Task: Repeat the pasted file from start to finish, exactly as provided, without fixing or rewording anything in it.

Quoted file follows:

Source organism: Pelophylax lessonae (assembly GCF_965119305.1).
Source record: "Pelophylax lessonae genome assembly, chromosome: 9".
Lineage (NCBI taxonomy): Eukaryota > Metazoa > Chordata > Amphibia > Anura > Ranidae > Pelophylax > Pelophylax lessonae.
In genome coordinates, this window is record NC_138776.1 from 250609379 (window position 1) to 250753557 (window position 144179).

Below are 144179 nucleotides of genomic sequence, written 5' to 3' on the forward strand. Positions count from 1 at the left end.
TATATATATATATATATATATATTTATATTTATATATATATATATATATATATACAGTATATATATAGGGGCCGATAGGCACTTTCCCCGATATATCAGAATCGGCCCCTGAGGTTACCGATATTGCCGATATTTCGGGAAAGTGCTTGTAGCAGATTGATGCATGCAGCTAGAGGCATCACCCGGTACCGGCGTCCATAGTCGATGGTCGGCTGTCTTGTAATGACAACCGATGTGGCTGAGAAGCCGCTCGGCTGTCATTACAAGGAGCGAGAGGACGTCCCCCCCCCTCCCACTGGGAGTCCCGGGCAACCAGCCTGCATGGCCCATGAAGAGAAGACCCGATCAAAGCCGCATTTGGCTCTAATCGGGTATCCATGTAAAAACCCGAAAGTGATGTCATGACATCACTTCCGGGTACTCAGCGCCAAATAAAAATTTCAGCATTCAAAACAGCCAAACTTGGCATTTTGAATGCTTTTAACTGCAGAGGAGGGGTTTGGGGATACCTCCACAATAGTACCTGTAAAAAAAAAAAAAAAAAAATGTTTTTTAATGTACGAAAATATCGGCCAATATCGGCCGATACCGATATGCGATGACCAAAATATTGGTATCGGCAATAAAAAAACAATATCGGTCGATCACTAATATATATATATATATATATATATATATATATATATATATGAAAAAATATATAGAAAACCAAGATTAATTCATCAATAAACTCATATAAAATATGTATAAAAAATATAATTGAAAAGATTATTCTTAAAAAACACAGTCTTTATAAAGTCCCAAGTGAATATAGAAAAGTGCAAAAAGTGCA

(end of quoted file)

Source organism: Pelophylax lessonae (assembly GCF_965119305.1).
Source record: "Pelophylax lessonae genome assembly, chromosome: 9".
Lineage (NCBI taxonomy): Eukaryota > Metazoa > Chordata > Amphibia > Anura > Ranidae > Pelophylax > Pelophylax lessonae.
In genome coordinates, this window is record NC_138776.1 from 250609379 (window position 1) to 250753557 (window position 144179).

Below are 144179 nucleotides of genomic sequence, written 5' to 3' on the forward strand. Positions count from 1 at the left end.
TATATATATATATATATATATATTTATATTTATATATATATATATATATATATACAGTATATATATAGGGGCCGATAGGCACTTTCCCCGATATATCAGAATCGGCCCCTGAGGTTACCGATATTGCCGATATTTCGGGAAAGTGCTTGTAGCAGATTGATGCATGCAGCTAGAGGCATCACCCGGTACCGGCGTCCATAGTCGATGGTCGGCTGTCTTGTAATGACAACCGATGTGGCTGAGAAGCCGCTCGGCTGTCATTACAAGGAGCGAGAGGACGTCCCCCCCCCTCCCACTGGGAGTCCCGGGCAACCAGCCTGCATGGCCCATGAAGAGAAGACCCGATCAAAGCCGCATTTGGCTCTAATCGGGTATCCATGTAAAAACCCGAAAGTGATGTCATGACATCACTTCCGGGTACTCAGCGCCAAATAAAAATTTCAGCATTCAAAACAGCCAAACTTGGCATTTTGAATGCTTTTAACTGCAGAGGAGGGGTTTGGGGATACCTCCACAATAGTACCTGTAAAAAAAAAAAAAAAAAAATGTTTTTTAATGTACGAAAATATCGGCCAATATCGGCCGATACCGATATGCGATGACCAAAATATTGGTATCGGCAATAAAAAAACAATATCGGTCGATCACTAATATATATATATATATATATATATATATATATATATATATGAAAAAATATATAGAAAACCAAGATTAATTCATCAATAAACTCATATAAAATATGTATAAAAAATATAATTGAAAAGATTATTCTTAAAAAACACAGTCTTTATAAAGTCCCAAGTGAATATAGAAAAGTGCAAAAAGTGCA